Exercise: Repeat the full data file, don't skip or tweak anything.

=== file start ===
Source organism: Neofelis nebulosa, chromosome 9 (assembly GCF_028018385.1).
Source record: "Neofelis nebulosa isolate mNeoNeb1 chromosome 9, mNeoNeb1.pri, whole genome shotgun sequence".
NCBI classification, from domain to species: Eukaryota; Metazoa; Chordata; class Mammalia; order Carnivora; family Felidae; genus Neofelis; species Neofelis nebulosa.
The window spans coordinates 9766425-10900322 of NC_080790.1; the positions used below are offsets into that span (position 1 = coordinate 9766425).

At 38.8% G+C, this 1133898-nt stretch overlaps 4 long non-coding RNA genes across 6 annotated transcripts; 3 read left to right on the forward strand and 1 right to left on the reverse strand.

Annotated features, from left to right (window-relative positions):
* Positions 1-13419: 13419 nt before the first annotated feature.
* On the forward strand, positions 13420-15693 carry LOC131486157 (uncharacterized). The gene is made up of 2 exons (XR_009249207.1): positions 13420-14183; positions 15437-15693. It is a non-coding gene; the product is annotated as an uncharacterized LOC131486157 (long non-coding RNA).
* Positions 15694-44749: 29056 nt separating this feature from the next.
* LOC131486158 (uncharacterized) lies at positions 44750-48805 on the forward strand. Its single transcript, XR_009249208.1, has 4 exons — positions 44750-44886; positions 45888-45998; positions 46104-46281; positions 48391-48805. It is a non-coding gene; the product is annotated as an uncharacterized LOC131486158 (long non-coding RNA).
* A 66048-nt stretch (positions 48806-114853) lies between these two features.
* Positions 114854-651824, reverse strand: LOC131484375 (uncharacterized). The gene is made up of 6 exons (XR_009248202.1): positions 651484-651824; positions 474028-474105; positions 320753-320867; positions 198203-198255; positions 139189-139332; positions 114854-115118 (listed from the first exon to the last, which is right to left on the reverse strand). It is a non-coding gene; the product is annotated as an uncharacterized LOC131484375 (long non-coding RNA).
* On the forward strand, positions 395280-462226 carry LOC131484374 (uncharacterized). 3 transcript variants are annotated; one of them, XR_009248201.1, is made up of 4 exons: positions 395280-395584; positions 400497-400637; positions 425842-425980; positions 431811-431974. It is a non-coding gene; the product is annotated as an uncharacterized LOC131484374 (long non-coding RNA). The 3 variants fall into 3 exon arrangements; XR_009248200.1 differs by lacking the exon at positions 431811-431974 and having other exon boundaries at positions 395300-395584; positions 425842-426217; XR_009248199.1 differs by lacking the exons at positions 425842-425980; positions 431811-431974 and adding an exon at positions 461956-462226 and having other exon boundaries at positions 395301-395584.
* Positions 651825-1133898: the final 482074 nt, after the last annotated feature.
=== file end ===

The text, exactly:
Source organism: Neofelis nebulosa, chromosome 9 (assembly GCF_028018385.1).
Source record: "Neofelis nebulosa isolate mNeoNeb1 chromosome 9, mNeoNeb1.pri, whole genome shotgun sequence".
NCBI classification, from domain to species: Eukaryota; Metazoa; Chordata; class Mammalia; order Carnivora; family Felidae; genus Neofelis; species Neofelis nebulosa.
The window spans coordinates 9766425-10900322 of NC_080790.1; the positions used below are offsets into that span (position 1 = coordinate 9766425).

At 38.8% G+C, this 1133898-nt stretch overlaps 4 long non-coding RNA genes across 6 annotated transcripts; 3 read left to right on the forward strand and 1 right to left on the reverse strand.

Annotated features, from left to right (window-relative positions):
* Positions 1-13419: 13419 nt before the first annotated feature.
* On the forward strand, positions 13420-15693 carry LOC131486157 (uncharacterized). The gene is made up of 2 exons (XR_009249207.1): positions 13420-14183; positions 15437-15693. It is a non-coding gene; the product is annotated as an uncharacterized LOC131486157 (long non-coding RNA).
* Positions 15694-44749: 29056 nt separating this feature from the next.
* LOC131486158 (uncharacterized) lies at positions 44750-48805 on the forward strand. Its single transcript, XR_009249208.1, has 4 exons — positions 44750-44886; positions 45888-45998; positions 46104-46281; positions 48391-48805. It is a non-coding gene; the product is annotated as an uncharacterized LOC131486158 (long non-coding RNA).
* A 66048-nt stretch (positions 48806-114853) lies between these two features.
* Positions 114854-651824, reverse strand: LOC131484375 (uncharacterized). The gene is made up of 6 exons (XR_009248202.1): positions 651484-651824; positions 474028-474105; positions 320753-320867; positions 198203-198255; positions 139189-139332; positions 114854-115118 (listed from the first exon to the last, which is right to left on the reverse strand). It is a non-coding gene; the product is annotated as an uncharacterized LOC131484375 (long non-coding RNA).
* On the forward strand, positions 395280-462226 carry LOC131484374 (uncharacterized). 3 transcript variants are annotated; one of them, XR_009248201.1, is made up of 4 exons: positions 395280-395584; positions 400497-400637; positions 425842-425980; positions 431811-431974. It is a non-coding gene; the product is annotated as an uncharacterized LOC131484374 (long non-coding RNA). The 3 variants fall into 3 exon arrangements; XR_009248200.1 differs by lacking the exon at positions 431811-431974 and having other exon boundaries at positions 395300-395584; positions 425842-426217; XR_009248199.1 differs by lacking the exons at positions 425842-425980; positions 431811-431974 and adding an exon at positions 461956-462226 and having other exon boundaries at positions 395301-395584.
* Positions 651825-1133898: the final 482074 nt, after the last annotated feature.